Michael Bradbury, Ventura County Fair board member and former elected Ventura County District Attorney (1979-2003), made the motion to allow the gun show to proceed, but to prohibit the sale of these untraceable parts and kits.
Crossroads of the West states on its website that no guns purchased at a gun show in California can leave the building because of the required background checks and waiting periods. But these partially assembled, incomplete sets in kit form can be carried out. According to Brady United, a national gun reform organization with a Ventura County chapter, the kits require the purchaser to simply drill a few holes (drill bits are provided) and that the guns can easily be assembled in as little as 30 minutes.
Bradbury’s motion passed 5 to 3, with a second motion passing unanimously to bring forward the gun show policy for review and a vote at a future meeting.
No 2022 fair dates yet
At the conclusion of the Sept. 28 meeting, Bradbury stated that the board needed to make an effort to win back the trust of the public that has expressed a feeling of not being heard.
This feeling was evident throughout the meeting, as some on the board accused members of the public of “fear mongering” and spreading “misinformation” on social media regarding the possibility of dates for the Ventura County Fair being moved later into the summer or even October.
“The comments by directors about fear mongering and misinformation are extremely disappointing,” said Megan Hook, one of the founders of 805AgKids, an organization formed to ensure that youth livestock auctions took place even during the pandemic. She was speaking with the Ventura County Reporter after the meeting. “The public should not be scolded for voicing their opinion. It discourages people from making public comments, defeating the purpose of public meetings.”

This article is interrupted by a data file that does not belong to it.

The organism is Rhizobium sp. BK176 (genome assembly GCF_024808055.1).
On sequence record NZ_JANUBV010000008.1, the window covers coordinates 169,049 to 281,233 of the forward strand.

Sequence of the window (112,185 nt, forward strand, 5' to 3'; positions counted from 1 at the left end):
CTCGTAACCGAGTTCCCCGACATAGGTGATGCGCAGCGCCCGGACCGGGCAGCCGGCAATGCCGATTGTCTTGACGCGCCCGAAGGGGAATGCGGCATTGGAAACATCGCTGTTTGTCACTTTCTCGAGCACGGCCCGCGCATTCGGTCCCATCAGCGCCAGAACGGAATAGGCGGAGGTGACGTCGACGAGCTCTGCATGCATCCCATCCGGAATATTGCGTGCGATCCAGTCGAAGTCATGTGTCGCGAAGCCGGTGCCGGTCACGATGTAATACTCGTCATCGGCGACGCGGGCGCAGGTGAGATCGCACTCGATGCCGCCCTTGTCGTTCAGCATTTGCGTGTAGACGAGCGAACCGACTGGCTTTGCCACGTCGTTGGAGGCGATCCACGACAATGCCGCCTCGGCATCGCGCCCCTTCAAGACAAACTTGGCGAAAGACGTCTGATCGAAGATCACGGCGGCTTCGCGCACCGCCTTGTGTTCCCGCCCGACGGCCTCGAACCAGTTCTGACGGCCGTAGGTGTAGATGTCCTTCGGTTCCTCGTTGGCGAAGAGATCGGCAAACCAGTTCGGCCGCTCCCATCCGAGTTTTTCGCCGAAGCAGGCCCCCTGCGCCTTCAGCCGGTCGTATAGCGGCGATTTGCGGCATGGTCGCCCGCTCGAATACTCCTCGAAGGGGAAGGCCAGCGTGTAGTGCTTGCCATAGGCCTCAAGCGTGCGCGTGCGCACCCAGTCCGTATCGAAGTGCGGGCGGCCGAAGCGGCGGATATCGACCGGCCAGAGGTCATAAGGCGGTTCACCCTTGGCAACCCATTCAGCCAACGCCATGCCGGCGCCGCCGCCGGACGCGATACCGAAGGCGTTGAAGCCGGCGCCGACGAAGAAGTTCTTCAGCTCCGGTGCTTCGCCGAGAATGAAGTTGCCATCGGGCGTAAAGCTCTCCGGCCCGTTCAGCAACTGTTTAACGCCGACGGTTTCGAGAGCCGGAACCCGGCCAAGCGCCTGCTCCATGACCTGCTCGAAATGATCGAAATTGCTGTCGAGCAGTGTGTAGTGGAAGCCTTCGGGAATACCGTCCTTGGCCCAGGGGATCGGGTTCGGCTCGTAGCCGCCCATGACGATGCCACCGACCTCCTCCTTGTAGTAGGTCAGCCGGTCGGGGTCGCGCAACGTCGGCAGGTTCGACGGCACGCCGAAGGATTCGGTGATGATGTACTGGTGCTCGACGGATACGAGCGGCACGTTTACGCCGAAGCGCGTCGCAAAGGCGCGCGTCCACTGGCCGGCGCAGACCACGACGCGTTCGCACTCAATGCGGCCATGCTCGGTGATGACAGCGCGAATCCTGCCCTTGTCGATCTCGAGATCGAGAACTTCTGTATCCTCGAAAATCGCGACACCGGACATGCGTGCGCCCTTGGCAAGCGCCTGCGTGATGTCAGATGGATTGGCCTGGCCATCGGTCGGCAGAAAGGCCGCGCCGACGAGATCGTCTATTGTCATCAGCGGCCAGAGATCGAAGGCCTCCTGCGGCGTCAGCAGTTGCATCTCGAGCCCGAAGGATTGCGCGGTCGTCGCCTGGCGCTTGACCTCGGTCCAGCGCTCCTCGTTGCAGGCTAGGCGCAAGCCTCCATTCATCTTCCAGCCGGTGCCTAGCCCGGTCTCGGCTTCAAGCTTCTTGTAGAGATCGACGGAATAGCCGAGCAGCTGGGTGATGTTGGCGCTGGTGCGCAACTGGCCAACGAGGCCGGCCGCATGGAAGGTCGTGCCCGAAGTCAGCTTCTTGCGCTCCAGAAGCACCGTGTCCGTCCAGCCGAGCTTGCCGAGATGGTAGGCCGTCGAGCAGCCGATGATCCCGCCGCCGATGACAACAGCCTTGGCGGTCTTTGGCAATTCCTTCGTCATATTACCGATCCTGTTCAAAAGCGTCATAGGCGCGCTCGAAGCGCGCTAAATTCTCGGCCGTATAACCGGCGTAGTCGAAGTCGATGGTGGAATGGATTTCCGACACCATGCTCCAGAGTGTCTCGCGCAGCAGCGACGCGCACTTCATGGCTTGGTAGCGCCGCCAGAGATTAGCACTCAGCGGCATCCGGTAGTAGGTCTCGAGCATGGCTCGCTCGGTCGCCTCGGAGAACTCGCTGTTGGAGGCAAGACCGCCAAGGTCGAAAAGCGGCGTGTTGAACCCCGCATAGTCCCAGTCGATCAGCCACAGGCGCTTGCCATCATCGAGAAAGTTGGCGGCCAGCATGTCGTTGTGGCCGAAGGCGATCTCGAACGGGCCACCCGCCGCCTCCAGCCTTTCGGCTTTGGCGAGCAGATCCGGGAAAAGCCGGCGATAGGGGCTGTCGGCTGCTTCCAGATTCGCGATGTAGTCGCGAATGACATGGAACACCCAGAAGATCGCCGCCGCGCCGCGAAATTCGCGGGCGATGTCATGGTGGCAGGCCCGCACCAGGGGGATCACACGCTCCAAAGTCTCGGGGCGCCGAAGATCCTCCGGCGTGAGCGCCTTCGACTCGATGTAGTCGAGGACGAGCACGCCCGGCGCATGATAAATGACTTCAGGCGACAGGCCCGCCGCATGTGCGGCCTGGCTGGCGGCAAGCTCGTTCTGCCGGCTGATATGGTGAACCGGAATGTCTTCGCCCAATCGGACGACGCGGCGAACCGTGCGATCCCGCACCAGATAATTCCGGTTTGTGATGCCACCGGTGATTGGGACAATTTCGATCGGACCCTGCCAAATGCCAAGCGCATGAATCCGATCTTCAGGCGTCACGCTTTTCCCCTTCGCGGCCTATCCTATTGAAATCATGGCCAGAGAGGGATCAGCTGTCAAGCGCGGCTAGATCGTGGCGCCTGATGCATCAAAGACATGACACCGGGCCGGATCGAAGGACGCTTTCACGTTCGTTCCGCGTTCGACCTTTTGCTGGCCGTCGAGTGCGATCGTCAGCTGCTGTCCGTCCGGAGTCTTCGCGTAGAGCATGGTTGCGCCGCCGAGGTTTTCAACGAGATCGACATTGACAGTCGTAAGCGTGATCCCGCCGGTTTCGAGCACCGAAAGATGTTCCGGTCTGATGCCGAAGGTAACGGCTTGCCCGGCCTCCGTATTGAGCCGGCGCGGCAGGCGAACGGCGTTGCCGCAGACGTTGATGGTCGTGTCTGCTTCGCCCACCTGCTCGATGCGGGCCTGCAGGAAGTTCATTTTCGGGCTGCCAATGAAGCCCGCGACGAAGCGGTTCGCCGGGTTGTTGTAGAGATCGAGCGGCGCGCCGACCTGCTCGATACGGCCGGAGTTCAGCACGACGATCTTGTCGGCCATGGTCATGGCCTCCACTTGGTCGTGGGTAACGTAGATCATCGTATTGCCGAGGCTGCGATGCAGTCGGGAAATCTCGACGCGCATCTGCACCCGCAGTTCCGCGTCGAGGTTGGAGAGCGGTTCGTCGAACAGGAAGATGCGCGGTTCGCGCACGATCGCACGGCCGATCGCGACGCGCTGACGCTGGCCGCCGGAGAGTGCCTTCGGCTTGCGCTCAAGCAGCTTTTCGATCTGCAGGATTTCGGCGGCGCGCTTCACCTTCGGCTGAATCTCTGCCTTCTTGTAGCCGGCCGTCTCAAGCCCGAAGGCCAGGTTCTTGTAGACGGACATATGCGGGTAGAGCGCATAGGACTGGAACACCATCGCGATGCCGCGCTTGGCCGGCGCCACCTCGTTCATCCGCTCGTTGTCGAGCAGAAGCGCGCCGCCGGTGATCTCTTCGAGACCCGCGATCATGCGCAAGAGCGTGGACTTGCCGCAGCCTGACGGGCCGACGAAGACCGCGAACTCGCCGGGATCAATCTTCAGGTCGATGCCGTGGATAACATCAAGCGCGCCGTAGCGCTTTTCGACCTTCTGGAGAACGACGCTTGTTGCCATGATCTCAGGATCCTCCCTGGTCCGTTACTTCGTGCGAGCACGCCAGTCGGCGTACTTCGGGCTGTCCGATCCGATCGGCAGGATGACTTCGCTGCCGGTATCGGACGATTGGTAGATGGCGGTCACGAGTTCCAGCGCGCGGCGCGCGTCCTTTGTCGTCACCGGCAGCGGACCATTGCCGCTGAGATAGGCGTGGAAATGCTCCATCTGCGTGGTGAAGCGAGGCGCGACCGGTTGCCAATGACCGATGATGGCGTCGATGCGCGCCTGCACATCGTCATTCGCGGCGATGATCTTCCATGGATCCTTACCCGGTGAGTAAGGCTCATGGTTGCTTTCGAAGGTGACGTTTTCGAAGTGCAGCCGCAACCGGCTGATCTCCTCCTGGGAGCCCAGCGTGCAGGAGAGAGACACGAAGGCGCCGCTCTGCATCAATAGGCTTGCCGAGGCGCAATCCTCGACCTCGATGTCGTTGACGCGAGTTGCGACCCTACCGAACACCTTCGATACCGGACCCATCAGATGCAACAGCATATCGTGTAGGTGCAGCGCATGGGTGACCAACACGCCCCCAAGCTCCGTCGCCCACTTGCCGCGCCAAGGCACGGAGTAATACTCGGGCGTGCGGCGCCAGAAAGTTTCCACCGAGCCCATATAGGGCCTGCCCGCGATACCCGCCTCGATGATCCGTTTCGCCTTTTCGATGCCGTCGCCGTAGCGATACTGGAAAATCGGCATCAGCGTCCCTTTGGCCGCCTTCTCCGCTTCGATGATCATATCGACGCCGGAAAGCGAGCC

Parents of students who are participating in the youth livestock auction and the breeders of various livestock animals implored the board to keep the dates consistent with past years and to set dates as soon as possible, because animals have already been bred and are already pregnant.
Fairground CEO Barbara Quaid has requested “flexibility” in setting the 2022 dates, a request which will require the board to vote to change existing policy, which states that the fair “shall be 12 days long during the month of July/August.”
Quaid defended the need for flexibility, saying the fair circuit in the region is a route for vendors who move from one to the other and she wants to make sure those vendors are able to attend.